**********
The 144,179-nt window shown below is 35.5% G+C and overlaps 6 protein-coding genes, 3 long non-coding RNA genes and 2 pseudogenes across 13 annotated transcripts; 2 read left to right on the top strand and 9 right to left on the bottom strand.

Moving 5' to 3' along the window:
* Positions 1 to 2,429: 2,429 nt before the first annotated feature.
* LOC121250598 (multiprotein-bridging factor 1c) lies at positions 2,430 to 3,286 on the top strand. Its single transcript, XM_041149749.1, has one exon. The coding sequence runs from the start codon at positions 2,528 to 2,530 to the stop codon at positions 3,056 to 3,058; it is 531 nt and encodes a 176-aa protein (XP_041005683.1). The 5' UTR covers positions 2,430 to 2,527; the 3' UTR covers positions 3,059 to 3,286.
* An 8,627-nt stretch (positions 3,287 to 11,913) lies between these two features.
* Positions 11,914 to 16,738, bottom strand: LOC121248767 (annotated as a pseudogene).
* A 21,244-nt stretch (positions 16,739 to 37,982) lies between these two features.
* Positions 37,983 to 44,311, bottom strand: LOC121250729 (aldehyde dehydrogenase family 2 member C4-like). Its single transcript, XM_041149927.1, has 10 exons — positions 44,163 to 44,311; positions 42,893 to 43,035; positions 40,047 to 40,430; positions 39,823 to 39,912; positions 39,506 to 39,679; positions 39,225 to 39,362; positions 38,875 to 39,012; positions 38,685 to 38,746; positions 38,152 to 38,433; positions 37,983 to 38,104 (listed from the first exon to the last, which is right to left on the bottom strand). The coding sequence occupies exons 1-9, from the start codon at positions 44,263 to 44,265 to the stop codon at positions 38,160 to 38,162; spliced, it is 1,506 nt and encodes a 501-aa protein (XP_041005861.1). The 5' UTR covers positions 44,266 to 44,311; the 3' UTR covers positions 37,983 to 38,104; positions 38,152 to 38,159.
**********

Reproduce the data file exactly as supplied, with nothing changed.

The 144,179-nt window shown below is 35.5% G+C and overlaps 6 protein-coding genes, 3 long non-coding RNA genes and 2 pseudogenes across 13 annotated transcripts; 2 read left to right on the top strand and 9 right to left on the bottom strand.

Moving 5' to 3' along the window:
* Positions 1 to 2,429: 2,429 nt before the first annotated feature.
* LOC121250598 (multiprotein-bridging factor 1c) lies at positions 2,430 to 3,286 on the top strand. Its single transcript, XM_041149749.1, has one exon. The coding sequence runs from the start codon at positions 2,528 to 2,530 to the stop codon at positions 3,056 to 3,058; it is 531 nt and encodes a 176-aa protein (XP_041005683.1). The 5' UTR covers positions 2,430 to 2,527; the 3' UTR covers positions 3,059 to 3,286.
* An 8,627-nt stretch (positions 3,287 to 11,913) lies between these two features.
* Positions 11,914 to 16,738, bottom strand: LOC121248767 (annotated as a pseudogene).
* A 21,244-nt stretch (positions 16,739 to 37,982) lies between these two features.
* Positions 37,983 to 44,311, bottom strand: LOC121250729 (aldehyde dehydrogenase family 2 member C4-like). Its single transcript, XM_041149927.1, has 10 exons — positions 44,163 to 44,311; positions 42,893 to 43,035; positions 40,047 to 40,430; positions 39,823 to 39,912; positions 39,506 to 39,679; positions 39,225 to 39,362; positions 38,875 to 39,012; positions 38,685 to 38,746; positions 38,152 to 38,433; positions 37,983 to 38,104 (listed from the first exon to the last, which is right to left on the bottom strand). The coding sequence occupies exons 1-9, from the start codon at positions 44,263 to 44,265 to the stop codon at positions 38,160 to 38,162; spliced, it is 1,506 nt and encodes a 501-aa protein (XP_041005861.1). The 5' UTR covers positions 44,266 to 44,311; the 3' UTR covers positions 37,983 to 38,104; positions 38,152 to 38,159.